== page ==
I don’t remember how old I was when I started my first “job.” I wanted to save money for something but I wasn’t earning any money so I couldn’t save any. To remedy this my mom got my aunt to “hire” me to clean her house on Saturdays. I was paid $3/hr and tipped $1. The “cleaning” I did took about one hour. I think I vacuumed and dusted, but what I most remember is being so happy and proud to earn my own money.

I got a job shortly after turning sixteen.

My first semester at college was the only semester I didn’t have a job. After that, I usually had more than one. The last quarter I had three and a full load of classes.

By the time I got to graduate school, I wasn’t just used to working. I was used to working hard and a lot. The idea of just doing one job, even if that one job paid more than I had ever made (and, yes, my graduate stipend was the most I had ever earned up to that point) was uncomfortable.

I know a lot of first-gen and working-class PhD students who have picked up second jobs.  Some folks work part-time gigs at local coffee shops. Some folks turn their artistic outlet into a side hustle via Etsy or other online selling platforms. Some folks finish up their prospectus defense and get a real job, effectively turning their dissertation into their side hustle.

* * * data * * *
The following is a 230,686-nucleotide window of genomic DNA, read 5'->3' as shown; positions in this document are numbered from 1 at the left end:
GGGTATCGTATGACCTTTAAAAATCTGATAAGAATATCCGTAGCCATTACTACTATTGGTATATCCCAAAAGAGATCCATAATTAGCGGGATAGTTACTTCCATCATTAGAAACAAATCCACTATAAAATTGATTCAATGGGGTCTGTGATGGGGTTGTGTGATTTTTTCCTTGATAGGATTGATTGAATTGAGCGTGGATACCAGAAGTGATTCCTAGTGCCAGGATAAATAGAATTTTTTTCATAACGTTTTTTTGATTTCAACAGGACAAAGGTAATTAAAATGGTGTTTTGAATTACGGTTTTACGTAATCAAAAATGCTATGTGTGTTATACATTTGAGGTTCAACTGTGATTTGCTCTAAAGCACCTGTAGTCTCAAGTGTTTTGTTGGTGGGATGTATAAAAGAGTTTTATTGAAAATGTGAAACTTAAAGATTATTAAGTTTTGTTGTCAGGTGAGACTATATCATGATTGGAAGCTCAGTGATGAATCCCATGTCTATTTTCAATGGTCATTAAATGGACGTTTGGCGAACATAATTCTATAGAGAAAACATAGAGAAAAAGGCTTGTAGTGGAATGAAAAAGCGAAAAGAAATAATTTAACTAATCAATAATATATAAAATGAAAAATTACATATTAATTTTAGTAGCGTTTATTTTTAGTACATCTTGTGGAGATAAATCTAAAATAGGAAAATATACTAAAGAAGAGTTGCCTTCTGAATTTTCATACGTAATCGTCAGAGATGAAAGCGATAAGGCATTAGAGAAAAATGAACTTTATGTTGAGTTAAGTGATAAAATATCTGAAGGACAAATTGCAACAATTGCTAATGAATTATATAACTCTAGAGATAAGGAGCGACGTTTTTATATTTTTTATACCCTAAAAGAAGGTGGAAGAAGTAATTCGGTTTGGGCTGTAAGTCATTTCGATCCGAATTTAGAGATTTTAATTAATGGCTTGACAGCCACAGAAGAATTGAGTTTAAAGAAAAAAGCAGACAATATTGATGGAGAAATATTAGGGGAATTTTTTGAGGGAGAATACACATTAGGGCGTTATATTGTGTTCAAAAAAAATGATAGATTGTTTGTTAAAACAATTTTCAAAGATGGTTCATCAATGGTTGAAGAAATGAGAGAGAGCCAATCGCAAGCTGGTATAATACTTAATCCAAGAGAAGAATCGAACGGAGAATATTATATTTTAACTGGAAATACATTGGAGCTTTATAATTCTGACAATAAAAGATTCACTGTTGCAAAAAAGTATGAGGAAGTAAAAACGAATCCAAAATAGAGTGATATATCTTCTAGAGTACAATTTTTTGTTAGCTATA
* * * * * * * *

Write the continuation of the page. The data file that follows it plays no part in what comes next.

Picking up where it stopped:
If you’re a first-gen, working-class student debating the merits of picking up an extra job during the semester you should know it is definitely possible.

One of the things that is too often overlooked in the advice given to graduate students is the most obvious thing: To get through graduate school, you need to actually survive. You need to physically and intellectually survive which, under capitalism, is inextricably bound up with economic survival. I’m not going to tell you to not get a side hustle or two. If you need it to survive–because your grad school stipend doesn’t pay enough or because you just need something that feels fucking normal to you or any other reason–then you should do it.